Four U.S. citizens have been kidnapped after gunmen opened fire on their vehicle in the northern Mexico border city of Matamoros, the FBI said.
The four had entered Matamoros, across from Brownsville, Texas, on Friday and were traveling in a white minivan with North Carolina license plates.
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The FBI San Antonio Division office said in a statement Sunday that the vehicle came under fire shortly after it entered Mexico.
“All four Americans were placed in a vehicle and taken from the scene by armed men,” the office said. The FBI is offering a $50,000 reward for the return of the victims and the arrest of the culprits.
U.S. Ambassador to Mexico Ken Salazar said in a statement Monday that the Americans were kidnapped at gunpoint and that an “innocent” Mexican citizen died in the attack. He did not offer any additional details, but said various U.S. justice agencies were working with their Mexican counterparts to recover the missing U.S. citizens.
Mexico President Andrés Manuel López Obrador said Monday that the Americans had crossed the border to buy medicine and ended up caught in the crossfire between two armed groups.
Matamoros is home to warring factions of the Gulf drug cartel and shootouts there on Friday were so bad that the U.S. Consulate issued an alert about the danger and local authorities warned people to shelter in place. It was not immediately clear how the abductions could have been connected to that violence Friday.
Tamaulipas state police said people had been killed and injured Friday, but did not say how many. The state police said that neither police nor the military were involved in Friday’s shootouts.
“There have been two armed incidents between unidentified civilians,” the state police said Friday on social media. “The exact number of the fallen is being corroborated.”
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Victims of violence in Matamoros and other large border cities of Tamaulipas often go uncounted, because the cartels have a history taking bodies of their own with them. Local media often avoid reporting on such incidents out of safety concerns, creating an information vacuum.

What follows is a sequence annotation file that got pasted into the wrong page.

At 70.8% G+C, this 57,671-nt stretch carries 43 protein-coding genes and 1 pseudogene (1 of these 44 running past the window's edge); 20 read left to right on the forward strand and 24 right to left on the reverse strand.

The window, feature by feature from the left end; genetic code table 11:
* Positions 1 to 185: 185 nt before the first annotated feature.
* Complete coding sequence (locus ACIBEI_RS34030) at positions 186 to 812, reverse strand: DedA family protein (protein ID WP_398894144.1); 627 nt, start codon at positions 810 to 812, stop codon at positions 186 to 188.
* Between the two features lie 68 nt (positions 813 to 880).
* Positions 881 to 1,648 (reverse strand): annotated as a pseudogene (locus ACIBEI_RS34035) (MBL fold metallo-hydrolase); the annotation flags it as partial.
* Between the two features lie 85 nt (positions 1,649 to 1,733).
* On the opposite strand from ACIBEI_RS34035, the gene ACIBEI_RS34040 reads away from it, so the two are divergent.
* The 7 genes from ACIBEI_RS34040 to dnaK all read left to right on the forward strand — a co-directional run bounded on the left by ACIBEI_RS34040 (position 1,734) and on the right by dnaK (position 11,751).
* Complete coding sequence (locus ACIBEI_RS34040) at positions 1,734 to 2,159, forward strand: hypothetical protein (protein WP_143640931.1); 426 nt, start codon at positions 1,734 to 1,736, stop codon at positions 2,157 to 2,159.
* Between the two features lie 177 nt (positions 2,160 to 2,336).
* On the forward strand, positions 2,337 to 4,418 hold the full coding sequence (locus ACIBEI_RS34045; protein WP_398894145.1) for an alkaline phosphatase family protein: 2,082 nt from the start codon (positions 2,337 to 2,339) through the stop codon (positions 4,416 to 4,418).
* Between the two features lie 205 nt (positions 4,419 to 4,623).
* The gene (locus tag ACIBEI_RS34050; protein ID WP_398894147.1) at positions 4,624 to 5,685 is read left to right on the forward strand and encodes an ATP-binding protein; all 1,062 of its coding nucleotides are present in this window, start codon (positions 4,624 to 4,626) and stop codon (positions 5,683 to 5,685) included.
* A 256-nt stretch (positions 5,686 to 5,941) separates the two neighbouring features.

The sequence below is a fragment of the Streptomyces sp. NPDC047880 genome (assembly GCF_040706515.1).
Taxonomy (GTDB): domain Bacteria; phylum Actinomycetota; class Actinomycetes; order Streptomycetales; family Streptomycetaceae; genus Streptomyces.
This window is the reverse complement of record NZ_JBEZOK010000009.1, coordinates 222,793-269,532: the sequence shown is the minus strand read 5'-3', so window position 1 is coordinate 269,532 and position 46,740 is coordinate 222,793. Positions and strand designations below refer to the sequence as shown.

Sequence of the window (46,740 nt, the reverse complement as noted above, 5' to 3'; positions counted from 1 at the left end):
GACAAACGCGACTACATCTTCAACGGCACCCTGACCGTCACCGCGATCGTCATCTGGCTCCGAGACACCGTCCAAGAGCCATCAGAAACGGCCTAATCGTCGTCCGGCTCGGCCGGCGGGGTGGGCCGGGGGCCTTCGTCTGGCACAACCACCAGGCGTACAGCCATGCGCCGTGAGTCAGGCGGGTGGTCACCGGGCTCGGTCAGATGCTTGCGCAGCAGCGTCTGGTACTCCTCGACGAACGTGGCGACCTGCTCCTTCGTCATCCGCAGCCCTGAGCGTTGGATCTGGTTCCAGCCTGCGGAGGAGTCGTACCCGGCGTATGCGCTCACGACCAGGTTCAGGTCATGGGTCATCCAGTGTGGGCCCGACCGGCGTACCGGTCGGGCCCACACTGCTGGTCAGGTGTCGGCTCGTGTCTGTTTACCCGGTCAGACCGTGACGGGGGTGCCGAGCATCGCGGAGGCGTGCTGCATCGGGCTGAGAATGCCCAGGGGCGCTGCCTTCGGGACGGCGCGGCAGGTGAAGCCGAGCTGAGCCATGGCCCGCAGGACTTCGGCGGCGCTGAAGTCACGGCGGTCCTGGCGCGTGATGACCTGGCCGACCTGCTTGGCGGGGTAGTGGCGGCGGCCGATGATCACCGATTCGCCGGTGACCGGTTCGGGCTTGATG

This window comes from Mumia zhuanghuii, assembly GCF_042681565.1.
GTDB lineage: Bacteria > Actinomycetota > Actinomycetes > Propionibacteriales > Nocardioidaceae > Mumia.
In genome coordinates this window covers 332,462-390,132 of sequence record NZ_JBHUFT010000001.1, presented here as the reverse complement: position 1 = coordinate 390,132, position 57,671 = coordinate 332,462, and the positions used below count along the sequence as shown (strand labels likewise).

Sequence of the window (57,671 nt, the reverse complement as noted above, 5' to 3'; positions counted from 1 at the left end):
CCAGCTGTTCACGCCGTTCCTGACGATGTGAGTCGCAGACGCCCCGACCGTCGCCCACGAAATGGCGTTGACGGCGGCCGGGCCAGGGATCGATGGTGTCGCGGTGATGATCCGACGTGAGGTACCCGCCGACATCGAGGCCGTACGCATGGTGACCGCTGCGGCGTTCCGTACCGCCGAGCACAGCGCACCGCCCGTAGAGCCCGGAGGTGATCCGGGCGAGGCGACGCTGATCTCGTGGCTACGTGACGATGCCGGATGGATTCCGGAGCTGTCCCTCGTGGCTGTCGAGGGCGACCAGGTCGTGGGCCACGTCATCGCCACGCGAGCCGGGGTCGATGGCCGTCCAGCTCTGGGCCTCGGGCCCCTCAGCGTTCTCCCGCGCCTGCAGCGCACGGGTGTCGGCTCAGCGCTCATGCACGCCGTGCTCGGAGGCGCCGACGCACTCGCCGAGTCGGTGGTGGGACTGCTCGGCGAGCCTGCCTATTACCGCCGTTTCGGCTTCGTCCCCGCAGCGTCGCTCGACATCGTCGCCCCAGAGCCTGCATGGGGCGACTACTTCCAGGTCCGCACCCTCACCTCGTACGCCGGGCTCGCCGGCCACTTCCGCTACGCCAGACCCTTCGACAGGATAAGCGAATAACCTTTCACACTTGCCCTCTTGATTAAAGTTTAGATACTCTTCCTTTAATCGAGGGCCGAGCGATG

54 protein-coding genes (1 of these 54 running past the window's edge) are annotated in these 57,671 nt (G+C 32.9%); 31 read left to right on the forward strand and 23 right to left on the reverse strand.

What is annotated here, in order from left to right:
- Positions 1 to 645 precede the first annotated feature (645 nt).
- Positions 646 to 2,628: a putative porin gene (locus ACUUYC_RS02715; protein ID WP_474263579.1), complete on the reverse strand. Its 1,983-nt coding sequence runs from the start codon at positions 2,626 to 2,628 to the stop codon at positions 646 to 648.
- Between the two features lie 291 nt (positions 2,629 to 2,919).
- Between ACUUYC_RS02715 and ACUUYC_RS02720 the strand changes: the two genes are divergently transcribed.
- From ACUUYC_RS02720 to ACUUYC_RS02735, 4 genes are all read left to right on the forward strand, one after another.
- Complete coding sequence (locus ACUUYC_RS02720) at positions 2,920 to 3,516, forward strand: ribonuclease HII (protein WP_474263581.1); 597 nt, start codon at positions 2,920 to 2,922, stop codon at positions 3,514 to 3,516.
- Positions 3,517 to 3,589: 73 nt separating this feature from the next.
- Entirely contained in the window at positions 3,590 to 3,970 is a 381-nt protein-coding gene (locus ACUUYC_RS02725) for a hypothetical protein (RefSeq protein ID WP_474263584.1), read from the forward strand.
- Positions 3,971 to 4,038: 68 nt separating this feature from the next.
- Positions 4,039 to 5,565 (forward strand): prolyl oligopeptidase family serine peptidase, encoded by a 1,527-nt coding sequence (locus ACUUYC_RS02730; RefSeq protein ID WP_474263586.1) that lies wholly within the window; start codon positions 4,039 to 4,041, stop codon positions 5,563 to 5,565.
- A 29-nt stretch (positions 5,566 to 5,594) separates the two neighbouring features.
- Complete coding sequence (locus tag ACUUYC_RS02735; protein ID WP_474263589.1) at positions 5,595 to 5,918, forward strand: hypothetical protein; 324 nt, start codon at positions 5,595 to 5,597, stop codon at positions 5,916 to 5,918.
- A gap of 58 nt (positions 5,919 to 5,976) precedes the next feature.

A video posted to social media Friday showed armed men loading two bodies into a truck in broad daylight.
Photographs from the scene viewed by the AP show a white minivan with the driver’s side window shot out and all of the doors open sitting on the side of the road after apparently colliding with red SUV. Multiple people were lying in the street beside it surrounded by rifle-toting gunmen.
Their positions appeared to correspond with the video posted online that was taken from another angle, which showed them being dragged across the street and loaded into the bed of a white pickup. One person who was sitting up in the street walks under their own power to the pickup. At least one other appeared to lift his head from the pavement before being dragged to the truck.
The U.S. State Department’s travel warning for Tamaulipas state warns U.S. citizens not to travel there. However, being a border city, U.S. citizens who live in Brownsville or elsewhere in Texas frequently cross to visit family, attend medical appointments or shop. It would also be a crossing point for people traveling deeper into Mexico.
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For years, a night out in Matamoros was also part of the “two-nation vacation” for spring breakers flocking to Texas’ South Padre Island. But increased violence there over the past 10 to 15 years frightened away much of that business.
The FBI said the van the victims were driving Friday carried North Carolina license plates, but authorities provided no other details about who they were or where they were from.
The Associated Press contributed to this article.